The studio work for the original "Star Wars" trilogy was done almost entirely in the UK, and for the prequels, interior shooting was divided between England and Australia. With shooting on "Episode VII" now in the planning stages, Lucasfilm has confirmed that they'll be heading back to England for work on the next film in the upcoming trilogy.
In a press statement, Lucasfilm president Kathleen Kennedy said, "We've devoted serious time and attention to revisiting the origins of 'Star Wars' as inspiration for our process on the new movie, and I'm thrilled that returning to the UK for production and utilizing the incredible talent there can be a part of that. Speaking from my own longstanding connection to the UK with films like 'Raiders of the Lost Ark,' 'Empire of the Sun,' and recently 'War Horse,' it's very exciting to be heading back."
Many in Britain are excited as well – not only is 'Star Wars' a prestige project, but it should mean lots of work for British technicians and actors, and will pump money into the local economy. George Osborne, the Chancellor of the Exchequer, met with Lucasfilm executives months ago about the possibility of the production coming to England, and it's believed that an agreement to give the company tax breaks helped seal the deal.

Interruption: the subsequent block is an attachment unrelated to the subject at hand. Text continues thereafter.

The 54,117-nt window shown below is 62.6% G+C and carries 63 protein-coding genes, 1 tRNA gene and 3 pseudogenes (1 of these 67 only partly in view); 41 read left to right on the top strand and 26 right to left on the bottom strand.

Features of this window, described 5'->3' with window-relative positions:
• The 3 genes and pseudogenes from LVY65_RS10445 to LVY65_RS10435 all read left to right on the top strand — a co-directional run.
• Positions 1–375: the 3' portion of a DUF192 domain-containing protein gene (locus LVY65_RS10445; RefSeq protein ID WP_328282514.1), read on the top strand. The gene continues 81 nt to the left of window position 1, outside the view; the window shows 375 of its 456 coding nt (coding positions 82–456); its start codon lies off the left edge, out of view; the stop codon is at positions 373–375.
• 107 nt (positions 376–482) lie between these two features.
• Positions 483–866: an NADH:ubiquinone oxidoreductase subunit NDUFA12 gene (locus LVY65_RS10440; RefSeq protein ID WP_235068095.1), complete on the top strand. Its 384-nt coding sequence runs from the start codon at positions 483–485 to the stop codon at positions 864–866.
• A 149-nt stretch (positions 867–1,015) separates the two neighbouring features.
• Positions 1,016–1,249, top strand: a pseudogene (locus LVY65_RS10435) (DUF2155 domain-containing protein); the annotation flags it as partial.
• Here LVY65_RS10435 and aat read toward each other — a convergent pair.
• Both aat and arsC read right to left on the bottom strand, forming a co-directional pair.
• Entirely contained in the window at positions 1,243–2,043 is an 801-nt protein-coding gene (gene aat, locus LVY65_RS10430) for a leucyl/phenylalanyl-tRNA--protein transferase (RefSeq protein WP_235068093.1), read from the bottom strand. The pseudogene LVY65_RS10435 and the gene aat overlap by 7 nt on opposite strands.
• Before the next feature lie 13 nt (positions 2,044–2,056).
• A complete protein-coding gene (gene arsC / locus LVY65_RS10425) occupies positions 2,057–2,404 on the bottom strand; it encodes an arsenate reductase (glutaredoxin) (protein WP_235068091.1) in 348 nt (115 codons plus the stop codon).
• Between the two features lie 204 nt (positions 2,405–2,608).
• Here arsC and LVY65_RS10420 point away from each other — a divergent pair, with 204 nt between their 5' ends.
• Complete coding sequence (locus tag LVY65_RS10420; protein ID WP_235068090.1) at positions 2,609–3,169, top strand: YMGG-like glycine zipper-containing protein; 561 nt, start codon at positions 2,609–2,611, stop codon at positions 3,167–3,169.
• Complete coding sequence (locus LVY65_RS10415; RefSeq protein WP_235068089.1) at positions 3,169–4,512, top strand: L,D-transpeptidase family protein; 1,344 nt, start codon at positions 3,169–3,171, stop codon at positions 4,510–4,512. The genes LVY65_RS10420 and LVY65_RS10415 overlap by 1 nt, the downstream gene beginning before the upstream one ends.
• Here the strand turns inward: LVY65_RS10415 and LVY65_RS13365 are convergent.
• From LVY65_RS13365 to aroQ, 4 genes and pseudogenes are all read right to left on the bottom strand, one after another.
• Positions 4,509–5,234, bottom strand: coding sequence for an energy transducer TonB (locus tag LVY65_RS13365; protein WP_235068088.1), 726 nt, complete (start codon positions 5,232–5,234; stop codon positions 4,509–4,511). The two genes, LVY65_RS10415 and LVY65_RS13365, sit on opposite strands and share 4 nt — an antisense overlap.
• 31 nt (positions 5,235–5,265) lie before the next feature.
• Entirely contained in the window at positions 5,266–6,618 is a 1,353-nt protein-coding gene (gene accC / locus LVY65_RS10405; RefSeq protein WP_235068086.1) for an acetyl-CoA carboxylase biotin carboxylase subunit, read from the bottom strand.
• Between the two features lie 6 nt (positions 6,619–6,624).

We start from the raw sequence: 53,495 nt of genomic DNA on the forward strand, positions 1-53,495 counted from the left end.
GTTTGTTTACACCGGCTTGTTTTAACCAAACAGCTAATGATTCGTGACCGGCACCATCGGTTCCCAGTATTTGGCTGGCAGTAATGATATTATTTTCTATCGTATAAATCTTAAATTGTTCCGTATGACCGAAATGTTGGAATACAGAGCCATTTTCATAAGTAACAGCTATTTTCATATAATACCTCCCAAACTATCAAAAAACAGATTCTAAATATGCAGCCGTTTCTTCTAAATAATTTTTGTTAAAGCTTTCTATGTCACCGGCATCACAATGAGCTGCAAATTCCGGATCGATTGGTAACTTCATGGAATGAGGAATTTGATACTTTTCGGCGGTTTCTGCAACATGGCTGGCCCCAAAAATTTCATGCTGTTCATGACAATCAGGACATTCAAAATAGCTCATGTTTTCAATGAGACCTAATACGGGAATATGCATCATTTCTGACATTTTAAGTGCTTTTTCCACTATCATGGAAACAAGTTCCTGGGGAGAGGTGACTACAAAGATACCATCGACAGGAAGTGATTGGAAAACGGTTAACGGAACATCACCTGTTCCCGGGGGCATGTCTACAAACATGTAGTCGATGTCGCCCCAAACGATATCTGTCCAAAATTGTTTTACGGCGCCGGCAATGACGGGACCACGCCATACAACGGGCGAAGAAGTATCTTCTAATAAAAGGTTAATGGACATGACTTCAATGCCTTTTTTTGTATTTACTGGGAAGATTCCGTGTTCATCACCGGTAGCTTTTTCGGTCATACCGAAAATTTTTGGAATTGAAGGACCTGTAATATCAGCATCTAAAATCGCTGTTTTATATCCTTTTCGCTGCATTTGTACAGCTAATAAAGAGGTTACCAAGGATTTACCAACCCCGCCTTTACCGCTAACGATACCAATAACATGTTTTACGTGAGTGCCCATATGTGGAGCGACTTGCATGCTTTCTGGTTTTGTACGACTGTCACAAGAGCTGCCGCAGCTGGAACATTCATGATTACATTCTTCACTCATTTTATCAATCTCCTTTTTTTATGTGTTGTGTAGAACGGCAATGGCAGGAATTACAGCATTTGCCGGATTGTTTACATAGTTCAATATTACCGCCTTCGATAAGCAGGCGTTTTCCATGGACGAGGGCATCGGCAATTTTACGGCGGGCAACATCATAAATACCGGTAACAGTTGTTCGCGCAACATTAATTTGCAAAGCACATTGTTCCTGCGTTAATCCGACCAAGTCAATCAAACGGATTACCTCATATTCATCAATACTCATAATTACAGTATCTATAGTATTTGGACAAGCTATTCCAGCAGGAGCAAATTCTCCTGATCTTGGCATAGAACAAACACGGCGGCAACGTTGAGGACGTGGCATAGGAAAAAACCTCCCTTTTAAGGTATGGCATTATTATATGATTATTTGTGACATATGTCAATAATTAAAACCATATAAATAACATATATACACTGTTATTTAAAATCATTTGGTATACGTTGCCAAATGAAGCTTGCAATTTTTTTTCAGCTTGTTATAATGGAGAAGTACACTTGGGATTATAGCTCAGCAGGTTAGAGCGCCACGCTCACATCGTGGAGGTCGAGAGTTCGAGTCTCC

"I think it is a real vote of confidence in Britain's creative industries," Osborne told a reporter at a meeting of the G7 group of industrialized nations. 'And a big movie like that – one of the most famous, perhaps the most famous movie franchise in the world – brings with it not just jobs for actors and directors and so on, but for all the other people who have put together an enormous movie."
(Osborne also revealed his favorite character in the "Star Wars" universe: Han Solo. Note to Harrison Ford –don’t be surprised if the Exchequer's office invites you over for lunch at some point.)
And Warwick Davis, the Surry-born actor who played an Ewok in "Return of the Jedi" before moving on to the "Leprechaun" franchise and playing Filius Flitwick in the "Harry Potter" films, is happy to hear the "Star Wars" pictures are coming back to England. "I think that it's 'Star Wars' coming back to its roots, it's where it started all those years ago in 1976," Davis said. "It's really where 'Star Wars' was kind of born I suppose, and it's nice that it's coming back."
- Arts & Entertainment
- Star Wars
- George Lucas
- George Osborne